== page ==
Train us Lord to fling ourselves upon the impossible, for behind the impossible is your grace and your presence; we cannot fall into emptiness.
—Father Luis Espinal Camps, 1932 – 1980
In March 1980, the Jesuit Father Luis Espinal was tortured and murdered, his bound and gagged body found abandoned on a road outside of La Paz, Bolivia. Originally from Spain, Espinal had moved to Bolivia in 1968 to chair the journalism department at the Universidad Católica Bolivian. Two years later, after falling in love with his new home, he became a Bolivian citizen.
A Bigger Splash, by David Hockney
“Every day is a gift. It’s just, does it have to be a pair of socks?”
After nearly dying from a gunshot wound inflicted by his uncle, Tony Soprano discovered a new vibrancy to life. He was deeply moved by his wife, Carmela’s, watchfulness and care through his ordeal, and was overjoyed to have more time to spend with his daughter and son. But as his strength and health returned, Tony morosely quipped the line about socks when explaining to his therapist, Dr. Melfi, how his pursuit of other women was being strangled by his newfound gratefulness for Carmela.
William Blake – Europe a Prophecy – Creation of the World (1794, mirrored)
Sports have made me a superstitious person. Whenever Tottenham plays I wear a particular shirt. When I take foul shouts I spin the ball, bounce three times, spin the ball and shoot. Once, during a playoff game between the Red Sox and Cleveland in college, I refused to exit the dorm during a fire drill because I didn’t want to disturb the thin fabric between me and the late-inning rally occurring a thousand miles away. (Also: the guy who organized the fire drill and physically removed me was from Cleveland, so…) Because it seems to alway work, this entrenches the superstition.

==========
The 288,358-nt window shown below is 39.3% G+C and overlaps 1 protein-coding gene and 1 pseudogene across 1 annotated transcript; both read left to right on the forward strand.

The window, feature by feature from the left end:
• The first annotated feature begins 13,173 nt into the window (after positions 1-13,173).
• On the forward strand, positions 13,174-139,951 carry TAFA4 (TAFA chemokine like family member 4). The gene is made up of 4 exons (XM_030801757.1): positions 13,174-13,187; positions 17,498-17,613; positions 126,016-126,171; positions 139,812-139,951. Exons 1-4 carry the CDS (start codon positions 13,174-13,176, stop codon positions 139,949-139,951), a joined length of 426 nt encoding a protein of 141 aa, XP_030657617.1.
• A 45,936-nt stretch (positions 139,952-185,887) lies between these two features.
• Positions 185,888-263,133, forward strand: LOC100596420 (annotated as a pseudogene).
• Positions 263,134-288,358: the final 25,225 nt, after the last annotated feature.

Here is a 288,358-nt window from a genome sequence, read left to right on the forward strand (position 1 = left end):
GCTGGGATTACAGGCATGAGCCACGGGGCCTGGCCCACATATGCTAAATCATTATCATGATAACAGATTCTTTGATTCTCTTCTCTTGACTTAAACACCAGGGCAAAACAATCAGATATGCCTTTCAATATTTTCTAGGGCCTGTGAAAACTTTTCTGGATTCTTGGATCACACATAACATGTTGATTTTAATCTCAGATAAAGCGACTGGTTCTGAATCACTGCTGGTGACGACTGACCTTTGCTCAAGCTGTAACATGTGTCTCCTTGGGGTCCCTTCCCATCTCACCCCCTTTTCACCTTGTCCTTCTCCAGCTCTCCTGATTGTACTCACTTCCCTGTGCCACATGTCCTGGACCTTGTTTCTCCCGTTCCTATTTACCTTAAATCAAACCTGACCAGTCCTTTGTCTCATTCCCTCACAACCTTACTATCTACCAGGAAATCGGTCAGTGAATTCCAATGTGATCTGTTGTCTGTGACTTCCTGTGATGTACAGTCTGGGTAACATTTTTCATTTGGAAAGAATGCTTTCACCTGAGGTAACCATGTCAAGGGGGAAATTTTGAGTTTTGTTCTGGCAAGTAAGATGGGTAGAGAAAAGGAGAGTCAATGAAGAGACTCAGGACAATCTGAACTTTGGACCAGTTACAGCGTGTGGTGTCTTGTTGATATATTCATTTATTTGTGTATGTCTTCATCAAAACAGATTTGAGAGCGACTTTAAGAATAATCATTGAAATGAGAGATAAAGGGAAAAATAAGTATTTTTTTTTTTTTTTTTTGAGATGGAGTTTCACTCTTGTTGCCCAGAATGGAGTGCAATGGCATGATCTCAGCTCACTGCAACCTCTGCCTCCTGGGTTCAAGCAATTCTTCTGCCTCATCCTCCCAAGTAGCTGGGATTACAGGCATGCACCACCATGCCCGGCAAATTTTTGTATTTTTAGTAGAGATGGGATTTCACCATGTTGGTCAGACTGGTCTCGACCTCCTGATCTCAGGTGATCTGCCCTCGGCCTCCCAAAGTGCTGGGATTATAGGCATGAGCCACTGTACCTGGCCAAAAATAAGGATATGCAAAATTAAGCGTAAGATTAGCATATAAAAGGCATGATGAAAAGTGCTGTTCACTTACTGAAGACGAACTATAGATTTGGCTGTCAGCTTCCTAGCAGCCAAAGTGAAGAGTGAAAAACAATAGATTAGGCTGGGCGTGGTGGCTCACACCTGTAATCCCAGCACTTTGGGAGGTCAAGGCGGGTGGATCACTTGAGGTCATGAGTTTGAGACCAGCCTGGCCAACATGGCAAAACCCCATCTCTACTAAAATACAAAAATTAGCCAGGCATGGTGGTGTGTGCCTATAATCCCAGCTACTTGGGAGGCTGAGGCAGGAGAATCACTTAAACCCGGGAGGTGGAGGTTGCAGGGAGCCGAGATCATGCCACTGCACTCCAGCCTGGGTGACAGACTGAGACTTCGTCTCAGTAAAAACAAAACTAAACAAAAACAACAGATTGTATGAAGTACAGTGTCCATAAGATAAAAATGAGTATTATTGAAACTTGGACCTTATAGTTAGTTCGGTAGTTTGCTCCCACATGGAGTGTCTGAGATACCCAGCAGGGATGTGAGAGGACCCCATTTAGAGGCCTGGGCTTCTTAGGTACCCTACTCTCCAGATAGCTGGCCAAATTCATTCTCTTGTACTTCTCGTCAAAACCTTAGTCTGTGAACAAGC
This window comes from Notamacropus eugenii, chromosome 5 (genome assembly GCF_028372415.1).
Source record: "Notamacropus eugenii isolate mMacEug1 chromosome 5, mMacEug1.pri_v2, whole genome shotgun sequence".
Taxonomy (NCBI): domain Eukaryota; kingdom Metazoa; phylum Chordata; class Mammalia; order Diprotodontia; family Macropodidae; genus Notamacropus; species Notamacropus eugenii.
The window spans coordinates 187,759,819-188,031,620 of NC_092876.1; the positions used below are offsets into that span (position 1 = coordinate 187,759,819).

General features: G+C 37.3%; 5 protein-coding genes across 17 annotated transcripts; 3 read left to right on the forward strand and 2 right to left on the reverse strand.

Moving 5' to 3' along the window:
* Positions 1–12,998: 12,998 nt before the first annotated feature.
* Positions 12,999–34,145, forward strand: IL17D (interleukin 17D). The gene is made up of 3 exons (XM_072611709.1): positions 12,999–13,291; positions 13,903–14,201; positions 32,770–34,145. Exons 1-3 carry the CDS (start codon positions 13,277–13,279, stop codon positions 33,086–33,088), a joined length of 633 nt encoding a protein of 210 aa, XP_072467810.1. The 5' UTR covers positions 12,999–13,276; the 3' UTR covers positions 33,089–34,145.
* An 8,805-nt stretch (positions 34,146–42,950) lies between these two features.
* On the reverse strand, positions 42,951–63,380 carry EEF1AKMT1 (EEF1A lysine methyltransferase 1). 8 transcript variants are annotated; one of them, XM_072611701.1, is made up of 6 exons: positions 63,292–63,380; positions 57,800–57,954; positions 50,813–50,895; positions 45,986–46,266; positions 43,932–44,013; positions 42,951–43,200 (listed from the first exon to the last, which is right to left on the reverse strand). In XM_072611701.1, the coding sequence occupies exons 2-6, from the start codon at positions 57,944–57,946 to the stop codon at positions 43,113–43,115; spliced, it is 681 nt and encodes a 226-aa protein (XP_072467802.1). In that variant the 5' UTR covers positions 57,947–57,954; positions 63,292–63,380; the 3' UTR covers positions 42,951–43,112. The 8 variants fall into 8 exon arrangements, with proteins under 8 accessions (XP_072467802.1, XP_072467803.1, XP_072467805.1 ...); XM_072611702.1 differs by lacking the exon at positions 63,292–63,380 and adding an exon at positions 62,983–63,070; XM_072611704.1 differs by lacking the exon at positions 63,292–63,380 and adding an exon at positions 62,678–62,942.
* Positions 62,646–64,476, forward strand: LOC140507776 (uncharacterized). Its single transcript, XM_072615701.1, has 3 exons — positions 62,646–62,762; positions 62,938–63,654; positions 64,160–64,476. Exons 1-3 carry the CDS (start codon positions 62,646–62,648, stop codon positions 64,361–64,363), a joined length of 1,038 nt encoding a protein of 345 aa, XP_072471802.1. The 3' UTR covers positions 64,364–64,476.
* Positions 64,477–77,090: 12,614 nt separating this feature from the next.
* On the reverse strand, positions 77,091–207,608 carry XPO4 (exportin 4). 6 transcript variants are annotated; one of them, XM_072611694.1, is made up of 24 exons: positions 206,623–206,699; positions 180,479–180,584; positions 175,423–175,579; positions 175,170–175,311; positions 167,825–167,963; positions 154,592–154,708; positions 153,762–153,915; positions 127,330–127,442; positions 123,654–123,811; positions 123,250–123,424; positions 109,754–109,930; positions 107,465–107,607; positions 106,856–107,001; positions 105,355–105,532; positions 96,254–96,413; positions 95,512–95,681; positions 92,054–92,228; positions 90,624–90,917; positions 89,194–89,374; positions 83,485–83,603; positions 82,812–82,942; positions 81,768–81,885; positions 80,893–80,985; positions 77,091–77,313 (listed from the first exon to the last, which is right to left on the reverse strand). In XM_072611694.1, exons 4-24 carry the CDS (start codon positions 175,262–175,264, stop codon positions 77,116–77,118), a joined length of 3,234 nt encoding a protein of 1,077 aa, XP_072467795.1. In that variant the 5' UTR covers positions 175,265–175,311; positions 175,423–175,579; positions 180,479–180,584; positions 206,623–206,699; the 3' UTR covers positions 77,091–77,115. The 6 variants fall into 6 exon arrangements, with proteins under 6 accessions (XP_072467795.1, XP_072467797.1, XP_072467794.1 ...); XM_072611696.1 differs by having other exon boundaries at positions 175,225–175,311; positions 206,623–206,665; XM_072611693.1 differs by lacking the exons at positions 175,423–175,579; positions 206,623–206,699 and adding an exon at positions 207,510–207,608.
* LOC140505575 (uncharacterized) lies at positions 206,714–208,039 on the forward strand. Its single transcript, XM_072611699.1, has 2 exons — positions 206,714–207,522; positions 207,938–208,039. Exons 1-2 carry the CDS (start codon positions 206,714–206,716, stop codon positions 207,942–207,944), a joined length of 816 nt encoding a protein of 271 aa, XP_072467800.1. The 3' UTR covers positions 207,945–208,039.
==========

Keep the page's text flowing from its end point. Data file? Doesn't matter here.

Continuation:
The Trinity (also called The Hospitality of Abraham) by Andrei Rublev.
Though I am as dismayed as anyone by the current election year antics, I take comfort in remembering that bald-faced lunacy exercised in high places is nothing new. But I still have the sense that this election cycle is in a league of its own. Hopefully the bilious clouds of insanity swirling around us this fall will one day coagulate to something Americans can still recognize, once the whole thing is relegated to the history heap.
A big bank just released a campaign with the following line, “A ballerina yesterday. An engineer today. Let’s get them ready for tomorrow.” When I saw it, a chuckle snuck out before I could muster up the will to be outraged. And I should be outraged. I should be offended and threaten to pull my patronage, at least, that’s what the dancers that make up a bulk of my Facebook newsfeed tell me. This advertisement is just one more national campaign that invalidates the important contribution artists make to society and discourages young people from careers in the arts, or whatever.